The 16th century was an age of exploration in all senses of the term, a period when colossal advances in art, science, and geography reshaped Europeans’ understanding of the world. In the early 1500s, as explorers probed the New World, some of the greatest masterpieces of the Renaissance were being created, such as Michelangelo’s Sistine Chapel ceiling, completed in 1512. As the century was ending, the plays of Shakespeare were exploring the human condition, while in Padua, a young professor named Galileo Galilei began to open up the secrets of the solar system.
At first, Hamlet and the planets seem far removed from table manners. But social historians see close links between the Renaissance outlook and the rapid development of codes of behavior at the table. In her 1954 book The Art of Eating, the American writer M. F. K. Fisher pinpoints a year when the dinners of the European nobility started to become rather more refined affairs—1533, the year of the wedding between the 14-year-old Catherine de’ Medici (the niece of Pope Clement VII) and the future French king Henry II of France.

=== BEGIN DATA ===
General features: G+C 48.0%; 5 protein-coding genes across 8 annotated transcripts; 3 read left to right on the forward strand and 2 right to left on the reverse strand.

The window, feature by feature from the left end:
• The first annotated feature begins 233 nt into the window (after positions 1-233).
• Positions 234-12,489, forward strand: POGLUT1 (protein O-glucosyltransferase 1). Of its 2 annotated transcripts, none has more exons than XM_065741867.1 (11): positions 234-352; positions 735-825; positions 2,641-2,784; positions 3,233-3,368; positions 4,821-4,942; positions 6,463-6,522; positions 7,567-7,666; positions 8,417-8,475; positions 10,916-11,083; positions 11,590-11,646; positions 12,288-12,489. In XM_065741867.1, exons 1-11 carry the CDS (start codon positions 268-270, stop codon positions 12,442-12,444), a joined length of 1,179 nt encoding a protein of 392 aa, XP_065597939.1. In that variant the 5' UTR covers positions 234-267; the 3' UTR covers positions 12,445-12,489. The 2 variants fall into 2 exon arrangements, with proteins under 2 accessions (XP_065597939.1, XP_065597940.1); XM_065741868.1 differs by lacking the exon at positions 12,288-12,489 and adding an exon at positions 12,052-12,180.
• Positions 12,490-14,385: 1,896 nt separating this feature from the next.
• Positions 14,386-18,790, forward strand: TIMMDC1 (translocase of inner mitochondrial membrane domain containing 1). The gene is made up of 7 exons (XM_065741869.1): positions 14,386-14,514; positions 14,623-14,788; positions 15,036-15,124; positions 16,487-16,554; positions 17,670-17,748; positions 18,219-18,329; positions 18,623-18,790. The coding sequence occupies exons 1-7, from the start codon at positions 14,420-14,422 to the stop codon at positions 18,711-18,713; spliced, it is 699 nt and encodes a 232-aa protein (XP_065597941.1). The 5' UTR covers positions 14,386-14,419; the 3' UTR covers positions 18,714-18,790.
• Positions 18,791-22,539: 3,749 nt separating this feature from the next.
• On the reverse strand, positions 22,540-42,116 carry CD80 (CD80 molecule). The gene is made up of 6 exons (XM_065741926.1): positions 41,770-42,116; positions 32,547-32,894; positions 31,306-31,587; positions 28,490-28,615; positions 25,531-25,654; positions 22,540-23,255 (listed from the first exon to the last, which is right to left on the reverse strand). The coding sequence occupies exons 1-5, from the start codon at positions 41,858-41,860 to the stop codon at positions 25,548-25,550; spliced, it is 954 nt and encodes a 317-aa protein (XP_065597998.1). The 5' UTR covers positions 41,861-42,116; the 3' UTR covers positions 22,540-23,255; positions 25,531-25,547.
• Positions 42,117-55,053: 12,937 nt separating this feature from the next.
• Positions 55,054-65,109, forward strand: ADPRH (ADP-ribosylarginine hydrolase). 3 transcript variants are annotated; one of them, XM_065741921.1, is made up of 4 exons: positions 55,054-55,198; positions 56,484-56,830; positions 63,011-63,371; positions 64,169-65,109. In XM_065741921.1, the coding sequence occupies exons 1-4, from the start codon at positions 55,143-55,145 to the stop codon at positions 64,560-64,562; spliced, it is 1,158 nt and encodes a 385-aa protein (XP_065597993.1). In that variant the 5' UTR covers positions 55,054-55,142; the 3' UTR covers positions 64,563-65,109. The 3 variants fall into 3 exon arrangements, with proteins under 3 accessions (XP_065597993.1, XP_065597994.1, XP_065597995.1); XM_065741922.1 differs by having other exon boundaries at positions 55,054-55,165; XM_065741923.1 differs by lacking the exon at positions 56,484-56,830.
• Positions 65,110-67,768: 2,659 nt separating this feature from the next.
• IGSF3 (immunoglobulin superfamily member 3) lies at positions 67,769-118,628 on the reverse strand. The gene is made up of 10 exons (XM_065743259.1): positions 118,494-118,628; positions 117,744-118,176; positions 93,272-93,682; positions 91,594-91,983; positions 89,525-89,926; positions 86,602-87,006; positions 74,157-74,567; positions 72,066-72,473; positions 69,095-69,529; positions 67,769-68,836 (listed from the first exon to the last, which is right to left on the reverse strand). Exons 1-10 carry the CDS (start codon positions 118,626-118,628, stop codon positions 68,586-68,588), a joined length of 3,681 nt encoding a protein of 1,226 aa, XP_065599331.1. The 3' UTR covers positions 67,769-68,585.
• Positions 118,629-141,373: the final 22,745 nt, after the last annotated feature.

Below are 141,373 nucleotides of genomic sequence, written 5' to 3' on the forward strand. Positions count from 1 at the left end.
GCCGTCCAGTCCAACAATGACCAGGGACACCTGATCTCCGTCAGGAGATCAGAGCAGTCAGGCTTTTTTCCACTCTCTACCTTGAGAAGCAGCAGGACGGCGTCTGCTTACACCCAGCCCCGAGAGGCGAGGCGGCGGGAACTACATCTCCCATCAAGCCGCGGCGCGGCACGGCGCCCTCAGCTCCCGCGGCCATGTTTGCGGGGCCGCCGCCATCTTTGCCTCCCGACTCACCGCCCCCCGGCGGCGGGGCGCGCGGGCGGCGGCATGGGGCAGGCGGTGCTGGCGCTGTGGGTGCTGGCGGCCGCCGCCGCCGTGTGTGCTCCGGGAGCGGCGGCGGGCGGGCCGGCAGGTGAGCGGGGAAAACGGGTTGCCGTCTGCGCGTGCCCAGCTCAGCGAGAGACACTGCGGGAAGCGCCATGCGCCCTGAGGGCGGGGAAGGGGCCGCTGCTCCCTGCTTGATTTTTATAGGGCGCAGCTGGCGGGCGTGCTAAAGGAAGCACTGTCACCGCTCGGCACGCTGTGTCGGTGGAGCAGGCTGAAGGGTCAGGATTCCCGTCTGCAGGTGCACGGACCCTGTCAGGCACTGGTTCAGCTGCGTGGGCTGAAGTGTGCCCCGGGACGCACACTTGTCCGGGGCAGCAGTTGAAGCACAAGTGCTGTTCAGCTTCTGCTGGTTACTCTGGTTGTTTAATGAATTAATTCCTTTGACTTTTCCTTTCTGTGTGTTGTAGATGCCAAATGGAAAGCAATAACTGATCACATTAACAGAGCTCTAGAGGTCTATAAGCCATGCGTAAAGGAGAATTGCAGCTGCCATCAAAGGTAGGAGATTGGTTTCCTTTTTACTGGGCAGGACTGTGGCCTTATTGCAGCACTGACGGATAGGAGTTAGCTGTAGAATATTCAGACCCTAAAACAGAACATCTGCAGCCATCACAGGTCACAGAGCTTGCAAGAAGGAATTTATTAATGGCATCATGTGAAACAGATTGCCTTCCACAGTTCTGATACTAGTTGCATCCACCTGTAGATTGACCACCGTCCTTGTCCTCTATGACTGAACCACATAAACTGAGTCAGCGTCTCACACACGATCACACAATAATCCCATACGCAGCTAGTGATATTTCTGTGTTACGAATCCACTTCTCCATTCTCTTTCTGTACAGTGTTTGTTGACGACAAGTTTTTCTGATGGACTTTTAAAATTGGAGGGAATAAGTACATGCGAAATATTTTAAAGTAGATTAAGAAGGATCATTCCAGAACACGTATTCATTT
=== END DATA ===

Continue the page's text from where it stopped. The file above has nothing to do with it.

Catherine was raised in Florence, the epicenter of the growing cult of refined eating habits. Her arrival in France, Fisher writes, shocked the Italian noblewoman: “Paris seemed harsh and boorish to the lonesome Florentines. They moped for the gay lightness of their own banquet-halls... Here in Paris many people still laughed jeeringly at the “those Italian neatnesses called forks” and gulped down great chunks of strongly seasoned meat from their knife-ends or their greasy fingers.” Catherine was determined to change such customs, which is why her marriage in that year, Fisher writes, “changed the table manners of Europe.”